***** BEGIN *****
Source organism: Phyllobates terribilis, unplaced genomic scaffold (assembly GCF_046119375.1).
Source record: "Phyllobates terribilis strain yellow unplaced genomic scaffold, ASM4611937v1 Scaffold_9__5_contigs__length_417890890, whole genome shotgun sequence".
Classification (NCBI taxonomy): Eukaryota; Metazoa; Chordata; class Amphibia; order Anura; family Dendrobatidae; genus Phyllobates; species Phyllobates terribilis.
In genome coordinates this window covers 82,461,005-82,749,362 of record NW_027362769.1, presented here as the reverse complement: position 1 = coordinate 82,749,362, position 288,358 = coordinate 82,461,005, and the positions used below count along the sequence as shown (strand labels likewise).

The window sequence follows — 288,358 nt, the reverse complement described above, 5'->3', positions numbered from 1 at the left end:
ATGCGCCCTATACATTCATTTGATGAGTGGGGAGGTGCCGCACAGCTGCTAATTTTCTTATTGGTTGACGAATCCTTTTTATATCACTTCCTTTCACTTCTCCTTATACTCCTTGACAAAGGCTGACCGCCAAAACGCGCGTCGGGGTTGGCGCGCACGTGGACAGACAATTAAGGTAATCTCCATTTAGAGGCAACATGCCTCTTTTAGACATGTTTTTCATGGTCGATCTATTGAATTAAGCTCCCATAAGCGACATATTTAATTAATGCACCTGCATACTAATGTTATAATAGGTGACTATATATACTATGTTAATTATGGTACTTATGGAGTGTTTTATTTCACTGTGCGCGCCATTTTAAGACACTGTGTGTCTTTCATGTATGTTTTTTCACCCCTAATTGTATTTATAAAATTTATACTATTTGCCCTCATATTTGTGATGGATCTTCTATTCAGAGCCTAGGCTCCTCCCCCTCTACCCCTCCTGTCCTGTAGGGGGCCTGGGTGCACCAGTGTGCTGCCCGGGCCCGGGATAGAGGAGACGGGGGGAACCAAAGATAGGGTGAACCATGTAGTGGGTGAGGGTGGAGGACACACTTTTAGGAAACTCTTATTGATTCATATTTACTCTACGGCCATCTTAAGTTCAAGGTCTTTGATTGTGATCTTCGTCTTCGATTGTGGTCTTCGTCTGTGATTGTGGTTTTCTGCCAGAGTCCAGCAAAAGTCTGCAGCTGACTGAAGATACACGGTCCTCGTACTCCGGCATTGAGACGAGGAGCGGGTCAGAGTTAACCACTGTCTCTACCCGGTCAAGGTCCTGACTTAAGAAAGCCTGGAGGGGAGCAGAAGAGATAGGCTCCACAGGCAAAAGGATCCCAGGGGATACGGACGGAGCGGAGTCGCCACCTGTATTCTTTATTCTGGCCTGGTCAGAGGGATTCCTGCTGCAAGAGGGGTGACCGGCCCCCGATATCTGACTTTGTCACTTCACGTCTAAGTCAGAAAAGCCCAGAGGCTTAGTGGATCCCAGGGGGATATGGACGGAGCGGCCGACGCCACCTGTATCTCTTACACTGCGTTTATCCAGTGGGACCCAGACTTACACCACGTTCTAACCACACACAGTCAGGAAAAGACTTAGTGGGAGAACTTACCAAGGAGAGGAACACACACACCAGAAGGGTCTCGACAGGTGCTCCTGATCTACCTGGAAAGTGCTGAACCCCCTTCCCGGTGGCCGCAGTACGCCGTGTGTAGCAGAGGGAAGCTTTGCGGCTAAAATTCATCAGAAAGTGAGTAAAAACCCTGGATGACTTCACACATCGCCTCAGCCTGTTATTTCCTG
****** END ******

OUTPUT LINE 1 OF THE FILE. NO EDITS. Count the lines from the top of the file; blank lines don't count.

Source organism: Phyllobates terribilis, unplaced genomic scaffold (assembly GCF_046119375.1).